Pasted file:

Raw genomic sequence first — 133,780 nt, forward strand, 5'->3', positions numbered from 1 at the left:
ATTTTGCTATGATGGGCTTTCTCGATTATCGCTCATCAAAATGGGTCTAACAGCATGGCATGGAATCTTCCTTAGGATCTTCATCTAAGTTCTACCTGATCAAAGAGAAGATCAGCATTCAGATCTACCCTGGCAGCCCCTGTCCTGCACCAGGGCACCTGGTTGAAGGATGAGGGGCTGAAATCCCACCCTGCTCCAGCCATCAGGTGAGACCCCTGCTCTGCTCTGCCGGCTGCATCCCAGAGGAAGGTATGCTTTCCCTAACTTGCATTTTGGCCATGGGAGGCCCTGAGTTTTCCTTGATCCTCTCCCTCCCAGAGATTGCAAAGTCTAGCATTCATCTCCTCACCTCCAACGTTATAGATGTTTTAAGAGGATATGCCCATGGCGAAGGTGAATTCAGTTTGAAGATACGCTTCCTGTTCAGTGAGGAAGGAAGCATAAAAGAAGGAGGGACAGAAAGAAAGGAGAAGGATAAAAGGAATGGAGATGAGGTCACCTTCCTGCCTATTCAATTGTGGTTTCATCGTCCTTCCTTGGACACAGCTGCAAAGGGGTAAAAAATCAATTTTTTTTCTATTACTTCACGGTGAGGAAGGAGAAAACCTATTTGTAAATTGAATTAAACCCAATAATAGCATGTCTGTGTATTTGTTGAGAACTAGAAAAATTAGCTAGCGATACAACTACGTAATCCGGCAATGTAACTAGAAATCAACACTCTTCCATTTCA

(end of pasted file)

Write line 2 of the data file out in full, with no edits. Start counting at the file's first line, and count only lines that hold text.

ATTTTGCTATGATGGGCTTTCTCGATTATCGCTCATCAAAATGGGTCTAACAGCATGGCATGGAATCTTCCTTAGGATCTTCATCTAAGTTCTACCTGATCAAAGAGAAGATCAGCATTCAGATCTACCCTGGCAGCCCCTGTCCTGCACCAGGGCACCTGGTTGAAGGATGAGGGGCTGAAATCCCACCCTGCTCCAGCCATCAGGTGAGACCCCTGCTCTGCTCTGCCGGCTGCATCCCAGAGGAAGGTATGCTTTCCCTAACTTGCATTTTGGCCATGGGAGGCCCTGAGTTTTCCTTGATCCTCTCCCTCCCAGAGATTGCAAAGTCTAGCATTCATCTCCTCACCTCCAACGTTATAGATGTTTTAAGAGGATATGCCCATGGCGAAGGTGAATTCAGTTTGAAGATACGCTTCCTGTTCAGTGAGGAAGGAAGCATAAAAGAAGGAGGGACAGAAAGAAAGGAGAAGGATAAAAGGAATGGAGATGAGGTCACCTTCCTGCCTATTCAATTGTGGTTTCATCGTCCTTCCTTGGACACAGCTGCAAAGGGGTAAAAAATCAATTTTTTTTCTATTACTTCACGGTGAGGAAGGAGAAAACCTATTTGTAAATTGAATTAAACCCAATAATAGCATGTCTGTGTATTTGTTGAGAACTAGAAAAATTAGCTAGCGATACAACTACGTAATCCGGCAATGTAACTAGAAATCAACACTCTTCCATTTCA